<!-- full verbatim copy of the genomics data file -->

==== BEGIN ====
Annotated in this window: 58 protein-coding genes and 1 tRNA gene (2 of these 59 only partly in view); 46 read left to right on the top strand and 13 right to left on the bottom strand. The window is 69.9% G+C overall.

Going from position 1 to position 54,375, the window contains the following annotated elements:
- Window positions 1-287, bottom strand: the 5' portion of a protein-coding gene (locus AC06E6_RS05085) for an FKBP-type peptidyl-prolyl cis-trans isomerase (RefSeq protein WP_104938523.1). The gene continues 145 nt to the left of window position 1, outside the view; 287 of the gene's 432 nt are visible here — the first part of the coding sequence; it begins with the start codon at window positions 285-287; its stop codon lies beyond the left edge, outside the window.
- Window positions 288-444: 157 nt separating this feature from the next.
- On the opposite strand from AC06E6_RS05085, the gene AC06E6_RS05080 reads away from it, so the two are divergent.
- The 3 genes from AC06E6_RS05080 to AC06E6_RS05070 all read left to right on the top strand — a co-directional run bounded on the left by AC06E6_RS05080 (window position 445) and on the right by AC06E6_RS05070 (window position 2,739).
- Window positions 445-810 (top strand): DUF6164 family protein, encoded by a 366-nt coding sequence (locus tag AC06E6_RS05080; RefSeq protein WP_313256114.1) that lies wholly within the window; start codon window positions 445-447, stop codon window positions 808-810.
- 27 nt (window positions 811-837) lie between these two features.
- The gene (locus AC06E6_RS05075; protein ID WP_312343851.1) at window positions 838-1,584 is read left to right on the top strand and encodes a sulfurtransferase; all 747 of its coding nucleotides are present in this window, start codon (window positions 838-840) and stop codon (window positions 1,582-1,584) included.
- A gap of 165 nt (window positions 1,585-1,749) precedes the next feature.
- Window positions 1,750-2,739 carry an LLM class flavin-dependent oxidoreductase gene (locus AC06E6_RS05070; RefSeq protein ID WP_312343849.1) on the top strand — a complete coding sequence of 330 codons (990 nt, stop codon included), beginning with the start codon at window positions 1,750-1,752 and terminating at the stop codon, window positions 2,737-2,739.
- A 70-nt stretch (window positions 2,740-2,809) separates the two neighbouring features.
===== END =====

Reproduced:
Annotated in this window: 58 protein-coding genes and 1 tRNA gene (2 of these 59 only partly in view); 46 read left to right on the top strand and 13 right to left on the bottom strand. The window is 69.9% G+C overall.

Going from position 1 to position 54,375, the window contains the following annotated elements:
- Window positions 1-287, bottom strand: the 5' portion of a protein-coding gene (locus AC06E6_RS05085) for an FKBP-type peptidyl-prolyl cis-trans isomerase (RefSeq protein WP_104938523.1). The gene continues 145 nt to the left of window position 1, outside the view; 287 of the gene's 432 nt are visible here — the first part of the coding sequence; it begins with the start codon at window positions 285-287; its stop codon lies beyond the left edge, outside the window.
- Window positions 288-444: 157 nt separating this feature from the next.
- On the opposite strand from AC06E6_RS05085, the gene AC06E6_RS05080 reads away from it, so the two are divergent.
- The 3 genes from AC06E6_RS05080 to AC06E6_RS05070 all read left to right on the top strand — a co-directional run bounded on the left by AC06E6_RS05080 (window position 445) and on the right by AC06E6_RS05070 (window position 2,739).
- Window positions 445-810 (top strand): DUF6164 family protein, encoded by a 366-nt coding sequence (locus tag AC06E6_RS05080; RefSeq protein WP_313256114.1) that lies wholly within the window; start codon window positions 445-447, stop codon window positions 808-810.
- 27 nt (window positions 811-837) lie between these two features.
- The gene (locus AC06E6_RS05075; protein ID WP_312343851.1) at window positions 838-1,584 is read left to right on the top strand and encodes a sulfurtransferase; all 747 of its coding nucleotides are present in this window, start codon (window positions 838-840) and stop codon (window positions 1,582-1,584) included.
- A gap of 165 nt (window positions 1,585-1,749) precedes the next feature.
- Window positions 1,750-2,739 carry an LLM class flavin-dependent oxidoreductase gene (locus AC06E6_RS05070; RefSeq protein ID WP_312343849.1) on the top strand — a complete coding sequence of 330 codons (990 nt, stop codon included), beginning with the start codon at window positions 1,750-1,752 and terminating at the stop codon, window positions 2,737-2,739.
- A 70-nt stretch (window positions 2,740-2,809) separates the two neighbouring features.